Notes on “Tombaugh’s Discovery”

The bakery with the worst coffee (burnt and bitter) and the deadliest pastries (filling ladled out of five-gallon tubs and doughnuts smeared in grainy chocolate), was the meeting spot for a six A.M exclusive klatsch. On Mondays you would find six to eight regulars around the lime green table closest to the bay window, helping each other finish the Sunday Magazine crossword. Everyone would have made progress on it the day before, but Monday would be for helping and solving. Sunday’s crossword isn’t as difficult as those on Friday and Saturday, but it is long, and a long workweek loomed without solace or answers (pre- wordplay.blogs.nytimes.com). The ad hoc committee cracking the code consisted of a tax collector, a selectman, a building inspector, a couple of carpenters, and a few retirees. It was community assistance in action.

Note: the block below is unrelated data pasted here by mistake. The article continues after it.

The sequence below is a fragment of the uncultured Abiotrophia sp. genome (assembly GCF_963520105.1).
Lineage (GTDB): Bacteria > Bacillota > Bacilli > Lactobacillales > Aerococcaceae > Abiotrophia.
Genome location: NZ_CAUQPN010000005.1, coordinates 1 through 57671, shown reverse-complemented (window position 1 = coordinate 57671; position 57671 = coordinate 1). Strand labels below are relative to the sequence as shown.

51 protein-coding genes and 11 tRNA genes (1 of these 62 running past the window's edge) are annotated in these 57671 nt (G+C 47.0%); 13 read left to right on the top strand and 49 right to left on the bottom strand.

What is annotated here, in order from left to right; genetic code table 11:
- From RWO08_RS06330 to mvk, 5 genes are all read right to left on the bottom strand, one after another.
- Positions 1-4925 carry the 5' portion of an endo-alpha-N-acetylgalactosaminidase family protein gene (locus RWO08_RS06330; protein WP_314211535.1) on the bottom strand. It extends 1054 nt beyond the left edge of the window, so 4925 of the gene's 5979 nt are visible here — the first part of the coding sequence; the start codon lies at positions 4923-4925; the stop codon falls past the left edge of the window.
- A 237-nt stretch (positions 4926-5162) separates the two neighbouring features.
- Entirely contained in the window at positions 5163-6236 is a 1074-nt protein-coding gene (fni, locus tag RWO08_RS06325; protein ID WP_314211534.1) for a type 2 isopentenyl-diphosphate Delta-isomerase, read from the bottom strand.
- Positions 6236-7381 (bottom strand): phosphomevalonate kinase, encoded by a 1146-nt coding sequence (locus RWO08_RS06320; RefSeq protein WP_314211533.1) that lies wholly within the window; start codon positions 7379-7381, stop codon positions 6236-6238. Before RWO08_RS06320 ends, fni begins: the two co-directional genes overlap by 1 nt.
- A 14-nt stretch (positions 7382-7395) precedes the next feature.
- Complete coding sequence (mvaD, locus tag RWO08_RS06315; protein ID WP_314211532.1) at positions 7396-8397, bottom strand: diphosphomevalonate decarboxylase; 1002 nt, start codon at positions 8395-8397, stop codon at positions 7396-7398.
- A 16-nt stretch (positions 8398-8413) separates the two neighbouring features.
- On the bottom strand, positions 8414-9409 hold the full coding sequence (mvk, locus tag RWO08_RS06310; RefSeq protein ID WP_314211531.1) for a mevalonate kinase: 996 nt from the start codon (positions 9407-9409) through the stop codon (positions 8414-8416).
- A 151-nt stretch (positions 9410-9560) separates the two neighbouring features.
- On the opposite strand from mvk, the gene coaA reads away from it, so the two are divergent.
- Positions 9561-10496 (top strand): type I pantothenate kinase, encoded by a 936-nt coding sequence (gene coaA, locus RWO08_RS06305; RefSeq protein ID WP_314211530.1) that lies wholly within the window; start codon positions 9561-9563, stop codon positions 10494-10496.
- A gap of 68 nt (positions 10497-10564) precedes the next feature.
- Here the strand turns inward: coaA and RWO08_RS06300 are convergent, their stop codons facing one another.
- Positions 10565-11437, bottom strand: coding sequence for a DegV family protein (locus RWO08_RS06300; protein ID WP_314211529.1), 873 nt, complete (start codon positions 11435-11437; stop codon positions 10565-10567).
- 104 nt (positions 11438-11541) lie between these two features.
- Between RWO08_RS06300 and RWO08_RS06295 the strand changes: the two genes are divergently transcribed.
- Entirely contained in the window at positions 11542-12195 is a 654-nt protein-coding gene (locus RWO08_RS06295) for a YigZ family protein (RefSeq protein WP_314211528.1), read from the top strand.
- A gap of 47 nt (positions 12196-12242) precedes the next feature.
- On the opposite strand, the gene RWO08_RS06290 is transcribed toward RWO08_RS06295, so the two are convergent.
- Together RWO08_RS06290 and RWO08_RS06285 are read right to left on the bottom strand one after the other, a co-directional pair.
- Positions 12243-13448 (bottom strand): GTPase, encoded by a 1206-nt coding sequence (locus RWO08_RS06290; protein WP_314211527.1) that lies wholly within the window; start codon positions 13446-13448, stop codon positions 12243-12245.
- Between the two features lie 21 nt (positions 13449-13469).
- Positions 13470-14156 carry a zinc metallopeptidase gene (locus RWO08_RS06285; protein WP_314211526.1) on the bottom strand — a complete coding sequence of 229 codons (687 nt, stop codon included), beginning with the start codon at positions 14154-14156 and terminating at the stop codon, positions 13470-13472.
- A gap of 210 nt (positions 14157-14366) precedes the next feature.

Years later, while doing a brick path for a woman, she began talking about crossword puzzles. She imagined people who did them regularly passed into a “parallel world.” This world was packed by fairly well-known writers and B-List celebrities whose names contained vowels or double consonants. They lived in a world of classical music and operas, loved art and sculpture, and were familiar with characters in 19th century novels. I was enthralled. It was so easy to picture. This world mirrored New York City with galleries and restaurants, but also Paris with creme brulees and arrondissements. The locals loved slogans and cliches and old songs. Citizens of this world liked to drink, but wouldn’t cheat you: they would defraud. Objects wouldn’t speed up, they’d accelerate. A river in Germany would flow into a Minnesota lake.

Black squares were sometimes stairs. Divas would appear in Versace gowns. Poets would get a line. An apple would fall on Pedro’s head. Missiles would fly by. It was a dangerous world, but a fascinating one.

After reading clues for months and studying puzzles, I began Tombaugh’s Discovery to spend some time in this world.